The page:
A crash in El Sobrante this week raises important questions about passenger safety in car accidents. Specifically, are passengers at greater risk for serious injury and/or death than drivers? Research and our experience as an Oakland car accident wrongful death law firm suggests the answer is “Yes.” New studies on passenger safety also reveal surprising information on where in a vehicle an adult passenger is safest.
El Sobrante Crash Kills Three, Injures One
NBC’s Bay Area affiliate reports that CHP officials were called to the scene of a crash in El Sobrante, near the 6000 block of San Pablo Dam Road, at around 10 P.M. on Sunday. According to CHP, a red Camaro crossed into the opposing lane and sideswiped a silver Honda Civic. The driver of the Civic was able to stop the car on the shoulder and did not suffer major injuries. However, the Camaro crashed into a tree and exploded killing three passengers. The Camaro’s driver escaped before the blast, but was taken to John Muir Medical Center with serious injuries. CHP officials believe alcohol and speed may have both been factors in the accident.
Safety of Passengers vs. Drivers
In our practice, we have seen that passengers often bear the brunt of automobile collisions. There are fewer studies looking at passenger and driver safety than one might expect. In 2004, researchers in Scotland reached a similar conclusion to our own, finding front-seat passengers were more likely to die than drivers (6.6% versus 5.3%) and more likely to suffer injuries to seven out of the eight studied body areas. Compared to drivers, front passengers were more likely to incur injuries to the chest (41.4% versus 29.0%), cervical spine (6.0% versus 3.3%), and lumbar spine (7.4% versus 5.2%). In conclusion, the authors write, “Front seat passengers are at increased risk of injury relative to drivers in actual road traffic accidents as recorded in the [Scottish trauma] database.” The study notes that the real-world analysis actually contradicts certain laboratory crash tests that suggested front seat passengers were better protected than drivers.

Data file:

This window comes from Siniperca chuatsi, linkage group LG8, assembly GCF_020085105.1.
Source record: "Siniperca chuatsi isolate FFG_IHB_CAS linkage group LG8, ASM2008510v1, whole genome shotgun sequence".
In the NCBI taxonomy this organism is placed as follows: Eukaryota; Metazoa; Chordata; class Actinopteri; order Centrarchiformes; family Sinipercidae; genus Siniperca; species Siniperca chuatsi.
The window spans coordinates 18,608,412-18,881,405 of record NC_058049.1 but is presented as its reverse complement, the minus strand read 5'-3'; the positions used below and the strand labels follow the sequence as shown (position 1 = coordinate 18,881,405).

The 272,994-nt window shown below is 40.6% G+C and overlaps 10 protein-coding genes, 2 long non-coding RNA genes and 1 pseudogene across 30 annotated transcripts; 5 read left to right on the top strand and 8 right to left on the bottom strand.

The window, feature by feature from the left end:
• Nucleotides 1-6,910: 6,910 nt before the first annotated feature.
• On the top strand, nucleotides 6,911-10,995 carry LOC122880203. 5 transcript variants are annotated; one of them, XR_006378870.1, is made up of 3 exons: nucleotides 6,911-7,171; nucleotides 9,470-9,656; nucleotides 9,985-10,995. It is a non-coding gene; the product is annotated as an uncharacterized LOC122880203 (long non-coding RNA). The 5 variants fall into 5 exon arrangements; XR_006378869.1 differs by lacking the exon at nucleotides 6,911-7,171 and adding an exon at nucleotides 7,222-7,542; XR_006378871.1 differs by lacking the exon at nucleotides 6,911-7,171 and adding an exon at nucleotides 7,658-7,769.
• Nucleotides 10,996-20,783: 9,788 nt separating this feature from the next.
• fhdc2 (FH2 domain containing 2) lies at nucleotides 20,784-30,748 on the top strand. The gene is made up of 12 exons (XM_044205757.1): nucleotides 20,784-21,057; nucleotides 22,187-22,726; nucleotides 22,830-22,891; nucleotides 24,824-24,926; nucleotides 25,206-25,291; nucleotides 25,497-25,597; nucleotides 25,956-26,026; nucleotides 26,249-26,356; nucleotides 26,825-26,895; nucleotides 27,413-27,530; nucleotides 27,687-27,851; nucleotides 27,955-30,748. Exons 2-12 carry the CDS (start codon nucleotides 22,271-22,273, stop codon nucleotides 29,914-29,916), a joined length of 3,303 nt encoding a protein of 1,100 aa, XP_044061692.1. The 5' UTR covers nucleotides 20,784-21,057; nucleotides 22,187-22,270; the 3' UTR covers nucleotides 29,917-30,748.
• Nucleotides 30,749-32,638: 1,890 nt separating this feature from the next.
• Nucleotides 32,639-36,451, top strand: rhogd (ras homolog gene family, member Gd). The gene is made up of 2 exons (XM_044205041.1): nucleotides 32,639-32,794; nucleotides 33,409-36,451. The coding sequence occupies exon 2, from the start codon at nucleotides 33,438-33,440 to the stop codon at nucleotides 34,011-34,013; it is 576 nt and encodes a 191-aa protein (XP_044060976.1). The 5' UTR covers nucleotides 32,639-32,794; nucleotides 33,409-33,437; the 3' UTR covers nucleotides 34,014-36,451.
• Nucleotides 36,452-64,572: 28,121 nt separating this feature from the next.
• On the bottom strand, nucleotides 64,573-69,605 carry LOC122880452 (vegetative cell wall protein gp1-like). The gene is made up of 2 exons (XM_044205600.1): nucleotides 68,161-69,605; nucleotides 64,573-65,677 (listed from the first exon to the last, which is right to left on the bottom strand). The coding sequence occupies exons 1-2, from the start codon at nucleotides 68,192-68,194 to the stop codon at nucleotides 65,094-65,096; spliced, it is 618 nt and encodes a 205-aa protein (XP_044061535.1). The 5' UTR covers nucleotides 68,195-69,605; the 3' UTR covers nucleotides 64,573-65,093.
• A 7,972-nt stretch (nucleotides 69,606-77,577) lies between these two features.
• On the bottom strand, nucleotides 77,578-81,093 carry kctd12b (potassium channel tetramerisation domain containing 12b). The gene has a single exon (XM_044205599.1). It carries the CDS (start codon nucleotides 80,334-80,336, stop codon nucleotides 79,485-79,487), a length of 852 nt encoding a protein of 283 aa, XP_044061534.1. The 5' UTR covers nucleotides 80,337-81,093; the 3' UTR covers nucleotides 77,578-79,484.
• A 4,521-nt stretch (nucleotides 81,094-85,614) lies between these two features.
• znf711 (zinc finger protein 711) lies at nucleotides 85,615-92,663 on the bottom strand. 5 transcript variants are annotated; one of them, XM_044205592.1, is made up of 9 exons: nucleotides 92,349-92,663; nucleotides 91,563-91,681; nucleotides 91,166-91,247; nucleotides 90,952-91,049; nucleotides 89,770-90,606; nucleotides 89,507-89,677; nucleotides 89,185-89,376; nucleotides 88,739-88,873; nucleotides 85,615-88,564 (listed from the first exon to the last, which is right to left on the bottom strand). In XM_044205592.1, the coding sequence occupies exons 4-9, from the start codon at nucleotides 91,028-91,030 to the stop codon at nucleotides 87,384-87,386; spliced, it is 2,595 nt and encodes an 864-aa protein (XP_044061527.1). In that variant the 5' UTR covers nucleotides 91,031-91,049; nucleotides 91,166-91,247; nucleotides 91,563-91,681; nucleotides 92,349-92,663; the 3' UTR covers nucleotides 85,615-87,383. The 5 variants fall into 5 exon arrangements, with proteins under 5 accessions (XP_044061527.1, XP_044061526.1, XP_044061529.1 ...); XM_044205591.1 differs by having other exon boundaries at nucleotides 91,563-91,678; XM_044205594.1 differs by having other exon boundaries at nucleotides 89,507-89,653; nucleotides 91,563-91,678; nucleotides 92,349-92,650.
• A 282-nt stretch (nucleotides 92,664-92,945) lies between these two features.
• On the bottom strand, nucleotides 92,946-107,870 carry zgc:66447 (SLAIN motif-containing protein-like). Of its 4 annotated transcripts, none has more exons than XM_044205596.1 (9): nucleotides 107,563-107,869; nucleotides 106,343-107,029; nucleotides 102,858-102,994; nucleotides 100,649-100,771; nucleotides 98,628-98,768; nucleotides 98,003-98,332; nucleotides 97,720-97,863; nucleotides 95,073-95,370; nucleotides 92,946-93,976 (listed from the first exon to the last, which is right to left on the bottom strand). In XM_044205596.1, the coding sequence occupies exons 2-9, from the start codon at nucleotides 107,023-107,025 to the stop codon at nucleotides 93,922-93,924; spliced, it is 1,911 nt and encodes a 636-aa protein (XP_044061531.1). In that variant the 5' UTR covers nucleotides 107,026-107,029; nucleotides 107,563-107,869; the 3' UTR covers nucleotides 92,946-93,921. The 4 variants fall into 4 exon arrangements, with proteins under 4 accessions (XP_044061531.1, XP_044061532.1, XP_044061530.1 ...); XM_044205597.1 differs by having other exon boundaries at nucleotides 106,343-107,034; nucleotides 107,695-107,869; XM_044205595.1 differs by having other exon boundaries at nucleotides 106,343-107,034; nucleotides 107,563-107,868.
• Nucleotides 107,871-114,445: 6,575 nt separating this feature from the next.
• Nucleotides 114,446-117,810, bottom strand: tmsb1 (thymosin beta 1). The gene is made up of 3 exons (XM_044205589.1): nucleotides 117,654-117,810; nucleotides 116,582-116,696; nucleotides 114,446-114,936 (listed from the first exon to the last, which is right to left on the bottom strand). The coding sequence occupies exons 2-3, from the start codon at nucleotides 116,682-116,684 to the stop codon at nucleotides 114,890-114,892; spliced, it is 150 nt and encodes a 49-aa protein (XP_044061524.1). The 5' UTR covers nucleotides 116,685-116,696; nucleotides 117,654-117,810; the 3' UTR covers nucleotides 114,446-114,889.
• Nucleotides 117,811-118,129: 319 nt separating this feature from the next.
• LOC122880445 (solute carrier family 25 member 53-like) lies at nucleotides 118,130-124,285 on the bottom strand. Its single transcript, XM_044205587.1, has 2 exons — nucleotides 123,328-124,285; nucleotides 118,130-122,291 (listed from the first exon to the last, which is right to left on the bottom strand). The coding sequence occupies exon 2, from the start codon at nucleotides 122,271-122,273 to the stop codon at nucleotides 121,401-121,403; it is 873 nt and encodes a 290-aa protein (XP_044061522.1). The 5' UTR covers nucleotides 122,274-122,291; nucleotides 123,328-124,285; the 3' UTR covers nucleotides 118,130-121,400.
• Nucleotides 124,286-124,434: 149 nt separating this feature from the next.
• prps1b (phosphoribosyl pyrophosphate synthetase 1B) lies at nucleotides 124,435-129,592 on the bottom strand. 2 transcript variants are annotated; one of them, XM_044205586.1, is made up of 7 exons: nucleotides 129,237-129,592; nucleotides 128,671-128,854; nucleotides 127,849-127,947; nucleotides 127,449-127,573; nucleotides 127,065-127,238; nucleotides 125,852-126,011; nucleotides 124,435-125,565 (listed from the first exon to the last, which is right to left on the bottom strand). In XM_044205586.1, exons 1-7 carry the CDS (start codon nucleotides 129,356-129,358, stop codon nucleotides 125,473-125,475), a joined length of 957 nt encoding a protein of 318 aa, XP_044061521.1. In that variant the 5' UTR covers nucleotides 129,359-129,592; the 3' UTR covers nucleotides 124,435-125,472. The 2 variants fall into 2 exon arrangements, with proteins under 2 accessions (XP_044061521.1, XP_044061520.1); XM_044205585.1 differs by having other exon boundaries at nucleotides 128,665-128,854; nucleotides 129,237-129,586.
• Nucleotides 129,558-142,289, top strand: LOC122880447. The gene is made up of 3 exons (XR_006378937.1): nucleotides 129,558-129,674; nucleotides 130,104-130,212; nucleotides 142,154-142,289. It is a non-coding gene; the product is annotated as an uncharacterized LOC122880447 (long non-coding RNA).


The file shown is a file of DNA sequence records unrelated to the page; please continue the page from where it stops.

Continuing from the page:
Safety of Adult Passengers in Front vs. Rear Seats
Earlier this year CBS News reported on an Insurance Institute for Highway Safety (“IIHS”) study questioning conventional wisdom on where passengers are safest in the event of a crash. While the front-passenger seat was once referred to as the “death seat,” advances like air bags, improved seat belts, and crumple zones have improved front-seat passenger safety. However, there has been far less attention paid to the safety of rear-seat adult passengers. An IIHS researcher concluded, “For adult occupants, we wouldn’t necessarily say it’s safer [in the rear] anymore.”
In part, the difference in attention may be because 88% of all passengers ride in the front. That percentage is probably even higher if only adults are considered. Adults are also be more likely to forgo a seatbelt in the back seat. (Note: We strongly recommend all vehicle occupants wear seatbelts every time they travel in a car or truck). However, even when seatbelts were used, one study found passengers aged 55 and older were more likely to die in a crash if seated in the back.
Attention has shifted in recent years from crash worthiness to crash avoidance meaning that, although new innovations may protect all occupants, even less attention is being paid to the safety of adult backseat passengers in the event of a crash. Still, IIHS suggests rear-seat air bags and improved seatbelt technology could help protect adult backseat passengers. Improvements in the comfort of rear seatbelts and alerts that sound when a rear passenger has not buckled up, like those commonly used for the front passenger seat, could enhance safety by improving seatbelt usage among adult backseat passengers.
It is important to emphasize that this study is about adult passengers only. The backseat is still the safest place for children ages 12 and under.
Helping Injured Passengers Recover Compensation
When a passenger is hurt or killed in a car accident, liability is almost always a non-issue aside from the apportioning of damages among drivers. A passenger claim typically includes all involved drivers in order to ensure full compensation. Damages are apportioned based on fault.
We recognize it can be a complex situation when an injured passenger or the family of a deceased passenger is forced to file a claim against the driver of the vehicle he/she was in since the driver is most likely an acquaintance if not a loved one. We remind our clients that ultimately an insurance company typically foots the bill if the passenger is awarded compensation.
If you were hurt when riding as a passenger or if you lost a close family member who was a passenger during a car crash, we can help you recover monetary compensation. Call our car accident injury law firm in Oakland, San Francisco, or Santa Rosa by dialing (800) 427-7020 or use the form towards the left-and side of your screen to contact our team.
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(Image by Sean MacEntee)